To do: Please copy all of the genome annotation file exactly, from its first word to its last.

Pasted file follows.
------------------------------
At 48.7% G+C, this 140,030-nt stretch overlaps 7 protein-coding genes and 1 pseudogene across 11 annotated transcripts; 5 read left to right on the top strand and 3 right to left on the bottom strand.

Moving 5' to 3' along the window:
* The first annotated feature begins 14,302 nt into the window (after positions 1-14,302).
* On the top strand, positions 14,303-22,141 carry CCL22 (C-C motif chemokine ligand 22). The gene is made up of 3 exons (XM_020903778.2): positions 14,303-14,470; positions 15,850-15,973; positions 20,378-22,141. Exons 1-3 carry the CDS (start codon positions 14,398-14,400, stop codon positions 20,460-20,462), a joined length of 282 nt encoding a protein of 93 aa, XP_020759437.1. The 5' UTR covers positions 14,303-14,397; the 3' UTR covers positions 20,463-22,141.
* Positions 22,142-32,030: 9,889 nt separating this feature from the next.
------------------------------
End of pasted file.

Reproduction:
At 48.7% G+C, this 140,030-nt stretch overlaps 7 protein-coding genes and 1 pseudogene across 11 annotated transcripts; 5 read left to right on the top strand and 3 right to left on the bottom strand.

Moving 5' to 3' along the window:
* The first annotated feature begins 14,302 nt into the window (after positions 1-14,302).
* On the top strand, positions 14,303-22,141 carry CCL22 (C-C motif chemokine ligand 22). The gene is made up of 3 exons (XM_020903778.2): positions 14,303-14,470; positions 15,850-15,973; positions 20,378-22,141. Exons 1-3 carry the CDS (start codon positions 14,398-14,400, stop codon positions 20,460-20,462), a joined length of 282 nt encoding a protein of 93 aa, XP_020759437.1. The 5' UTR covers positions 14,303-14,397; the 3' UTR covers positions 20,463-22,141.
* Positions 22,142-32,030: 9,889 nt separating this feature from the next.